© 2011 Roberta Kyle


Roberta Kyle (author) from Central New Jersey on October 28, 2013:

hi vibesites and thank you for stopping by and sharing the bath scrub idea. I think it sounds great. Pleased to meet you and I'll be dropping by your hubs soon

vibesites from United States on October 28, 2013:

Nice one... I have lots of teas and teabags and the only thing I know is to make a bath scrub, esp. on my legs and thighs. I don't know if this is right, but it feels really nice.

But now I have found other uses of recycled tea bags. Thanks for your wonderful suggestions. :)

Roberta Kyle (author) from Central New Jersey on May 02, 2013:

Thanks so much for your wonderful comment, whowas. I am a coffee girl in the morning-- tea in the afternoon so I think I get the best of both worlds..... morning buzz and afternoon pick up LOL thanks for stopping by.

Roberta Kyle (author) from Central New Jersey on May 02, 2013:

You are quite welcome, Vinaya-- always nice to see you.

Vinaya Ghimire from Nepal on May 01, 2013:


I was not aware that teabags could be recycled. Thanks for the tips.

whowas on August 16, 2012:

My dear Robie,

I would never, but never have thought of so many extraordinary uses for the humble tea-bag - indeed, the even humbler used tea-bag.

I drink coffee in the morning, mostly water through the day and then wine with dinner. However, about two or three times a week I like to take a glass of green tea with lemon. I'm convinced it does me a great deal of good. Usually, the used leaves go straight on the compost heap.

However, my wife drinks oceanic quantities of black tea, brewed thick and strong and served with a splash of milk (she is from the north of England) and she frequently uses tea-bags for convenience. I look forward to sharing this hub with her.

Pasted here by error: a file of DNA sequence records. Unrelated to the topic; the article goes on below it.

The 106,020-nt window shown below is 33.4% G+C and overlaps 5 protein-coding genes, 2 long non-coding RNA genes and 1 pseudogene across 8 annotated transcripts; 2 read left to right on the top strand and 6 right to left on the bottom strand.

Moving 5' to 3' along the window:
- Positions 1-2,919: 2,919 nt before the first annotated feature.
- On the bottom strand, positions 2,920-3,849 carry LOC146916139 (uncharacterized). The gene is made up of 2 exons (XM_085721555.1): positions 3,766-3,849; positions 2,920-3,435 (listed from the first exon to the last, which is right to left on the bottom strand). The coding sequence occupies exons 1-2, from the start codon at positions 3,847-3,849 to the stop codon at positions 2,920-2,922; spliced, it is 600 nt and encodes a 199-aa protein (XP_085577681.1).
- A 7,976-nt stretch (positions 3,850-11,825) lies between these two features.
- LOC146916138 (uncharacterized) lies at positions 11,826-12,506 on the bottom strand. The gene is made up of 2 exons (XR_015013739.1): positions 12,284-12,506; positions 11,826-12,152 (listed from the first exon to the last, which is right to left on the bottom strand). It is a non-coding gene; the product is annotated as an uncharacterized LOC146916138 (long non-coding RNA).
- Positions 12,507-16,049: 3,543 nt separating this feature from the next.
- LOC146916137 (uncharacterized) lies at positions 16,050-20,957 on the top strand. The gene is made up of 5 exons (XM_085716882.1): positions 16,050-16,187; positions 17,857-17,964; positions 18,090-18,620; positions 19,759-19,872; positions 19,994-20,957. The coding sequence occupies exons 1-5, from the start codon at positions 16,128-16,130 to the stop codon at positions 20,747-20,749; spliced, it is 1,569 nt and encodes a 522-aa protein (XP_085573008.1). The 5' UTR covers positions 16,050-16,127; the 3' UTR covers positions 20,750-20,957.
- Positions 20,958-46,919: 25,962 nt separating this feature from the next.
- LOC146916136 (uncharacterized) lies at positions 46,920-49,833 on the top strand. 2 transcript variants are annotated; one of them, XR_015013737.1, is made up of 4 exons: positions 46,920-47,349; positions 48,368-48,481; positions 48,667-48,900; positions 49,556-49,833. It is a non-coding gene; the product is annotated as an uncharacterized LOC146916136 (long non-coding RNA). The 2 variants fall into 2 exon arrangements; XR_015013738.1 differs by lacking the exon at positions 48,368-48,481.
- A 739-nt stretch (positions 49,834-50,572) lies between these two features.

All the best to you, Robie and thanks as ever for a singularly entertaining and informative read.

Roberta Kyle (author) from Central New Jersey on March 01, 2012:

great idea-- and the rabbits get their vitamins too:-)

IzzyM from UK on March 01, 2012:

And another gem, if you have pet rabbits, open up the teabag (while its still damp)and mix the tea with some oatmeal and your rabbit will think it is Christmas!

Roberta Kyle (author) from Central New Jersey on March 01, 2012:

You know, I never thought of just pouring cold tea over my house plants-- gonna do that. Thanks Izzy for the tip and also for stopping by and reading and commenting.

IzzyM from UK on March 01, 2012:

Excellent article - I learnt a few things myself! T bags in the shoes sounds worth trying. I didn't see it mentioned, but a pot of cold tea (whether made with t bags or loose tea), is great for feeding the pot plants. Good to know if you forget to put a teabag in when re-potting (per your tip).